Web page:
Often at this time of year you hear some more modern Christmas stories too. Perhaps you’ve heard the one about the soldiers in World War One who heard each other singing Christmas carols from their opposing trenches, and they all emerged from the trenches, shook hands, swapped stories of family and home, and celebrated Christmas day together. It is a lovely heart warming story, until you remember that the next day they went back to trying to blow each others brains out. Their Christmas day peace and goodwill had served only as a sentimental and reassuring maintainer of normality, and normality includes senseless killing and nations at war with one another.
Luke’s story of pregnant Mary visiting pregnant Elizabeth almost seems to be lulling us into another haze of sentimentality. We have two overjoyed expectant mothers getting together to share their happiness. We have lovely details about a baby seeming to join in the happiness, bouncing for joy inside the womb, and the mothers, as mothers do, suggesting that the baby’s kicking is actually an indication that the baby is responding with deep theological insight to the events taking place around it. It could almost be any two expectant mothers. All is cute and lovely. Perfect material for affirming that all is well with the world. Peace and goodwill and keep everything safe and nice.
But then Mary breaks into song. Chances are it was a song they already knew and Elizabeth joined in too. Maybe the babies even bopped along in their wombs. And this song changes the picture big time.
The words of the song seem to be jarringly juxtaposed against this scene of maternal bliss. And, as is pretty much always the case when the Bible or the liturgy juxtapose things against each other in ways that startle and jolt us, the deepest meaning is in the juxtaposition itself, not in the two parts taken separately. The two things which seem to resist being put together like two same poled magnets, need to be held together and kept together until we begin to see God’s mysterious truths emerging from the juxtaposition itself.
In this song, we have a radical, earth-shattering vision of the world made different. In this song, Mary’s vision moves quickly from the Lord being generous and merciful to her, lowly peasant though she is, to the Lord upending the world as we know it, tearing down the powerful from their thrones, trashing the plans and schemes of the proud and wealthy, and lifting up the poor and hungry and crowning them with honour and glory.
This is the kind of song that tyrannical regimes go to great lengths to prevent the peasants and workers from singing. From El Salvador to Burma to Uganda you will find stories of military regimes killing or maiming the poets and folk-singers, and violently breaking up gatherings whenever the poor and oppressed begin to sing. Mary’s song is just the sort of revolutionary vision that sends shivers down the spines of those who profit from the way things are here and now.
Mary’s song is full of visions of prime ministers and presidents and dictators being ousted from power and left with nothing. It is full of chief executive officers being handcuffed and jailed for their profiteering. It is full of millionaire tycoons having to beg on street corners. And it is full of asylum seekers being made welcome anywhere and everywhere; the homeless being given the keys to the Toorak mansions; and the fearful and frightened laughing and dancing in the streets with nothing and no one to be afraid of ever again.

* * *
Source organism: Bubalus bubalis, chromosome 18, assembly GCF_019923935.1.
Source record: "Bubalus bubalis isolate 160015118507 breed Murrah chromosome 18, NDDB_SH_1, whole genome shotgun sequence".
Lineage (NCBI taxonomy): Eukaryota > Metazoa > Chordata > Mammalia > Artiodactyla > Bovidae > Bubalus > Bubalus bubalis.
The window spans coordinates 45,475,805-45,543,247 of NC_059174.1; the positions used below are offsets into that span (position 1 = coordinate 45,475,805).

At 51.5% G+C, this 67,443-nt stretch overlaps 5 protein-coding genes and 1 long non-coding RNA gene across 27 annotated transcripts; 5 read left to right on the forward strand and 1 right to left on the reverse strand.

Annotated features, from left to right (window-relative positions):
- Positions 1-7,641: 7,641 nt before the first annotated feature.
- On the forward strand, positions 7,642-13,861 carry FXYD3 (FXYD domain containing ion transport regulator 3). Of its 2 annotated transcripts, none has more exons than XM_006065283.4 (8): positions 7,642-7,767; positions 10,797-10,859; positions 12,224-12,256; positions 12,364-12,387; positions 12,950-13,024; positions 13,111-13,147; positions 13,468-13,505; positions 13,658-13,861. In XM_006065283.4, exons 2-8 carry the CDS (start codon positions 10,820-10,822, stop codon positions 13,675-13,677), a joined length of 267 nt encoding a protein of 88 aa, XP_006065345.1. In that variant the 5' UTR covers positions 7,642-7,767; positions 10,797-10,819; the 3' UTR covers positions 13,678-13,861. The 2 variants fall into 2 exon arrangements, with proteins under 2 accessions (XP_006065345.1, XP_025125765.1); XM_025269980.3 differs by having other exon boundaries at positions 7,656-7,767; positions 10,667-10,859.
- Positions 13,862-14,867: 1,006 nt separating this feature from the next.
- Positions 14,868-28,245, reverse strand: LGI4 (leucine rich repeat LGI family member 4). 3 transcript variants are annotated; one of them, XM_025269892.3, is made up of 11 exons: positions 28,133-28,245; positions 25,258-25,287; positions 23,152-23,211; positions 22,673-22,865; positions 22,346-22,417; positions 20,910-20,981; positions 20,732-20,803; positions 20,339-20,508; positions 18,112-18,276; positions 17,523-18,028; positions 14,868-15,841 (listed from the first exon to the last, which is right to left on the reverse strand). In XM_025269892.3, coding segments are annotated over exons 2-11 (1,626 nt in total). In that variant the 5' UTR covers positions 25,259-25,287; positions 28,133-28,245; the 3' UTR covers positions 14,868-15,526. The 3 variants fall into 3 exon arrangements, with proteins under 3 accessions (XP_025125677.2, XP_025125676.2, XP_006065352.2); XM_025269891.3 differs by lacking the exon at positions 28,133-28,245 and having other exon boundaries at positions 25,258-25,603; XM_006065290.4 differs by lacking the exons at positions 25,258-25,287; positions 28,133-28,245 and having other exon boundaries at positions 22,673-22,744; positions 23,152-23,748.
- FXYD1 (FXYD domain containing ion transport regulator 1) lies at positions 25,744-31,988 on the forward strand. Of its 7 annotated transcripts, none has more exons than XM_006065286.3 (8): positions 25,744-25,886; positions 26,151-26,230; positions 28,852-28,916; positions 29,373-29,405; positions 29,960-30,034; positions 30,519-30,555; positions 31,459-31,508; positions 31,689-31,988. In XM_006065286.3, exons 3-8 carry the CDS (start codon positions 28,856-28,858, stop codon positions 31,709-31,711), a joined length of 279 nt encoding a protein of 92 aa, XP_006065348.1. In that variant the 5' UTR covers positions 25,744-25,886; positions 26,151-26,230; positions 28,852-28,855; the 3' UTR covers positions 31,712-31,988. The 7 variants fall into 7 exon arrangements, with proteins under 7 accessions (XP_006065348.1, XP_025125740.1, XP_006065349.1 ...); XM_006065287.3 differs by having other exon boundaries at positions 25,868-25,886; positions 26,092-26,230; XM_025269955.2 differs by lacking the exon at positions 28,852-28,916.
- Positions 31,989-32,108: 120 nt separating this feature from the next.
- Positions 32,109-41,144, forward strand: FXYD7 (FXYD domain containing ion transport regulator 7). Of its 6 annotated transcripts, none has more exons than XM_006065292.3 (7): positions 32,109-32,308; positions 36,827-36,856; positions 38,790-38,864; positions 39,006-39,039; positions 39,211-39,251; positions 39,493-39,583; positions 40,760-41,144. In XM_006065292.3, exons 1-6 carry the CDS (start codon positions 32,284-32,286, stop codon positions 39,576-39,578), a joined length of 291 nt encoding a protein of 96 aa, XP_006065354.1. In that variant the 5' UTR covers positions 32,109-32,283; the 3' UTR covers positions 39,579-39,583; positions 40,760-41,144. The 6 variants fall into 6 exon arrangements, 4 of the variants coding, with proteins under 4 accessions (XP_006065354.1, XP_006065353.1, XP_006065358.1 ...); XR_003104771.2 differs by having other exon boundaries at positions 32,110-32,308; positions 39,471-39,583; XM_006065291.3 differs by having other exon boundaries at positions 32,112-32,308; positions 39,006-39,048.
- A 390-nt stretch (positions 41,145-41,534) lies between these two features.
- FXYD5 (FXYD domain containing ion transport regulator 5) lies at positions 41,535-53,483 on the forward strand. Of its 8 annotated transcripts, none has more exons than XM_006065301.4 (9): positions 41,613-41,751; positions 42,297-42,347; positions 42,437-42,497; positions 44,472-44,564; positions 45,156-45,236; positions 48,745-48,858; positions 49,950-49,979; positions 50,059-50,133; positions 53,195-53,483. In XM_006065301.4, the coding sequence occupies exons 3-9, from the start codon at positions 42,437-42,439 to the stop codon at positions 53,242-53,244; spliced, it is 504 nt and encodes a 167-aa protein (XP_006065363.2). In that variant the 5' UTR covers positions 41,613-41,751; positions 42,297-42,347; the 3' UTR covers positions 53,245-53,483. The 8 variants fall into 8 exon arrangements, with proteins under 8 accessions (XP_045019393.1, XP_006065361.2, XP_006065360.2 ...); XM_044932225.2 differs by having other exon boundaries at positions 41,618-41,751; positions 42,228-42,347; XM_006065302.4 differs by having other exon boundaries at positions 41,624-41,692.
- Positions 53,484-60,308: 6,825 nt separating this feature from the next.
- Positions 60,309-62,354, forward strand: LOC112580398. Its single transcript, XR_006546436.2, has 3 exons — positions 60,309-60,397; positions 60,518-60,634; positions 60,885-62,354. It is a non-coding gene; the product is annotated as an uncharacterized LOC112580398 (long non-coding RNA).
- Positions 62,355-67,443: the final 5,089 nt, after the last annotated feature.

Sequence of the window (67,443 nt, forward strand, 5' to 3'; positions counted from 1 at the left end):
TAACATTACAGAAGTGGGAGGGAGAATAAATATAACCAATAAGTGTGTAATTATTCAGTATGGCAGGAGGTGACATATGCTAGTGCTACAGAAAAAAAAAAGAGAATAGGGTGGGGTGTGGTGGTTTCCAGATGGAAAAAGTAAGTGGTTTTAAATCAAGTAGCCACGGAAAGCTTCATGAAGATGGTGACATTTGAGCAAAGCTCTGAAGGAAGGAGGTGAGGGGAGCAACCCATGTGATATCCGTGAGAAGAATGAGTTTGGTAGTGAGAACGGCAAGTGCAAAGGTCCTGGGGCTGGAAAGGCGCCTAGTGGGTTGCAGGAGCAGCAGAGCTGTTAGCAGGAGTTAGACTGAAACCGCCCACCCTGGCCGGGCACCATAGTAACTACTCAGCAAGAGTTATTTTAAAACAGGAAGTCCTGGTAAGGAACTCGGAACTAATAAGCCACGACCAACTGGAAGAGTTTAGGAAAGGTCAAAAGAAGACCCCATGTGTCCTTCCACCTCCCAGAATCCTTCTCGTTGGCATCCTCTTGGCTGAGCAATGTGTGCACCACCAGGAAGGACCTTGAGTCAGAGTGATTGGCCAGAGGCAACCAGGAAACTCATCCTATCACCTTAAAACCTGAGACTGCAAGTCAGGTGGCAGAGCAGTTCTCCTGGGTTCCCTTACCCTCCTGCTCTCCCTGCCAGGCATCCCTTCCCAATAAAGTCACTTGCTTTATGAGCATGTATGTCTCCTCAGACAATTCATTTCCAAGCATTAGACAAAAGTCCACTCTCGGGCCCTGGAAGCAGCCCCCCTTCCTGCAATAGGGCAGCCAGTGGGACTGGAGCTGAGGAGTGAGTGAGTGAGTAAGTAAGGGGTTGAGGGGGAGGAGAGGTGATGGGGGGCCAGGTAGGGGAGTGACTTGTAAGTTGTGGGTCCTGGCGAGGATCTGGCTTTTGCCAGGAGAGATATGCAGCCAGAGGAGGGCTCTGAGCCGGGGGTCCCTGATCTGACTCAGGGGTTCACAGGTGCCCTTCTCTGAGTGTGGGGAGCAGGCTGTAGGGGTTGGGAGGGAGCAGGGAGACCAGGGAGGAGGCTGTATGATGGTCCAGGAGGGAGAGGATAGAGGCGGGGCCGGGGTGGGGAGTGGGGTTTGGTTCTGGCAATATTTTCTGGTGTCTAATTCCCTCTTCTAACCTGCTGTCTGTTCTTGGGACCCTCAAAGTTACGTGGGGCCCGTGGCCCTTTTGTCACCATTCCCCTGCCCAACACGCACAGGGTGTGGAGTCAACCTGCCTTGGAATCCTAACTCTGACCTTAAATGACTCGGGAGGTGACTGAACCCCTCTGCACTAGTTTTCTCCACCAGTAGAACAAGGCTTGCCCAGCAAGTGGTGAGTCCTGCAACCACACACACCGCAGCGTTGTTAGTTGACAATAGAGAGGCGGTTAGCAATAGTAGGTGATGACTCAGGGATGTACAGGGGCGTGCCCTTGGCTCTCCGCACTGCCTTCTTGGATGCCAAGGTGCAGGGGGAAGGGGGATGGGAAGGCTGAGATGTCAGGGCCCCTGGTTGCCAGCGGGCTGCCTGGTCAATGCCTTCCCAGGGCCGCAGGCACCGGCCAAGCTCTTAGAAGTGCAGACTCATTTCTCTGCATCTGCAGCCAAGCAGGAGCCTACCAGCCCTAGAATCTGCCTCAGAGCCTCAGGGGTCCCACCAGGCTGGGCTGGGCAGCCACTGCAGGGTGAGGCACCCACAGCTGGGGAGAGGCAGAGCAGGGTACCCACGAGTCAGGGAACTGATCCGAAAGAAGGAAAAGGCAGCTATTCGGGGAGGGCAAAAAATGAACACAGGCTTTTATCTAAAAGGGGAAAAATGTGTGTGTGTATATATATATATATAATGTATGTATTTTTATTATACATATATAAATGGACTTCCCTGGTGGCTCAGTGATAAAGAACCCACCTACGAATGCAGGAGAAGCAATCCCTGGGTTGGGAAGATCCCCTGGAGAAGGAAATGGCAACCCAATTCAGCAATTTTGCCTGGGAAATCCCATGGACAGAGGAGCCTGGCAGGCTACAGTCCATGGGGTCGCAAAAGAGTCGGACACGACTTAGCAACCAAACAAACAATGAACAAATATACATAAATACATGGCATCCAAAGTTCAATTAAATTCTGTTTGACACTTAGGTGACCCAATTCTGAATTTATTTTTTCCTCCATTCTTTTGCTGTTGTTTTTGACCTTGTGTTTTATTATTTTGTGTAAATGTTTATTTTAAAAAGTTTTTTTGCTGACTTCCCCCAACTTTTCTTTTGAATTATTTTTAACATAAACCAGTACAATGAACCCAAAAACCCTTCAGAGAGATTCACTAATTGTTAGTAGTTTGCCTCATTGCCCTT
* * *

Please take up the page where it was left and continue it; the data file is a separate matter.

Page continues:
And what the gospel writer, and indeed the whole season of Advent, is asking us to do is to hold that disturbing, unsettling and wildly hopeful vision in constant tension with this seemingly innocuous vision of a baby about to be born and a couple of blissful expectant mothers.
Actually, most expectant mothers know that a new baby is going to turn their lives upside down and inside out. Life will never be the same again. But the gospel writer wants to drive home to us the message that with the birth of this baby, the whole world will begin to be turned upside down. The status quo, the world as we have known it, is going to be upended as surely and wildly as the money changer’s tables in the Temple.
The gospel writer and this season of Advent are preparing us for the Christian celebration of Christmas by sounding the warning loud and clear: do not kneel and worship this baby unless you are ready to embrace the vision of the whole world remade in the image of God. Do not come and adore him unless you are ready to have your life and your world and everything you hold dear turned upside down and shaken and reshaped to fit a world where justice and truth and reckless hospitality reign. Do not come with your gifts to honour this newborn king unless you are ready to be caught up in the wind of God’s Spirit and blown who knows where.
Because this sweet and harmless little baby nestled in Mary’s womb is the One who comes to do God’s will, to bring the world to its knees, and to upend the world as we have known it. This baby is the powerful presence of God whose kingdom will come and whose will shall be done on earth as in heaven. And that’s not good news for retailing giants or men of war, but it is very very good news for all who suffer under the weight of the sin of the world and cry, “How long, O Lord, how long?”
How it will happen, we can barely imagine. When it will happen is not ours to know. But that it draws near as surely as the birth of a baby in a swelling womb, is our promise and our hope and our deepest craziest desire.